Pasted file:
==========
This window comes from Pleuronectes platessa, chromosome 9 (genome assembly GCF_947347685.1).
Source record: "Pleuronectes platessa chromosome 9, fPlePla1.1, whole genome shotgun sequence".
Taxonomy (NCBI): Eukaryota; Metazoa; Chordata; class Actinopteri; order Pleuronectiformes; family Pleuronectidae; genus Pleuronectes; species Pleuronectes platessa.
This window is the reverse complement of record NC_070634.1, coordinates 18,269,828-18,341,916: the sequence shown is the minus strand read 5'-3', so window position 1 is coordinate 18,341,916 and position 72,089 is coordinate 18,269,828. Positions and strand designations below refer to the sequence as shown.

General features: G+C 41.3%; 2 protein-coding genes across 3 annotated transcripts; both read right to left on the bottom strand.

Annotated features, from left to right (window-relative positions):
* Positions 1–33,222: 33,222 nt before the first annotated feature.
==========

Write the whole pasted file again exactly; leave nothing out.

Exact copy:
This window comes from Pleuronectes platessa, chromosome 9 (genome assembly GCF_947347685.1).
Source record: "Pleuronectes platessa chromosome 9, fPlePla1.1, whole genome shotgun sequence".
Taxonomy (NCBI): Eukaryota; Metazoa; Chordata; class Actinopteri; order Pleuronectiformes; family Pleuronectidae; genus Pleuronectes; species Pleuronectes platessa.
This window is the reverse complement of record NC_070634.1, coordinates 18,269,828-18,341,916: the sequence shown is the minus strand read 5'-3', so window position 1 is coordinate 18,341,916 and position 72,089 is coordinate 18,269,828. Positions and strand designations below refer to the sequence as shown.

General features: G+C 41.3%; 2 protein-coding genes across 3 annotated transcripts; both read right to left on the bottom strand.

Annotated features, from left to right (window-relative positions):
* Positions 1–33,222: 33,222 nt before the first annotated feature.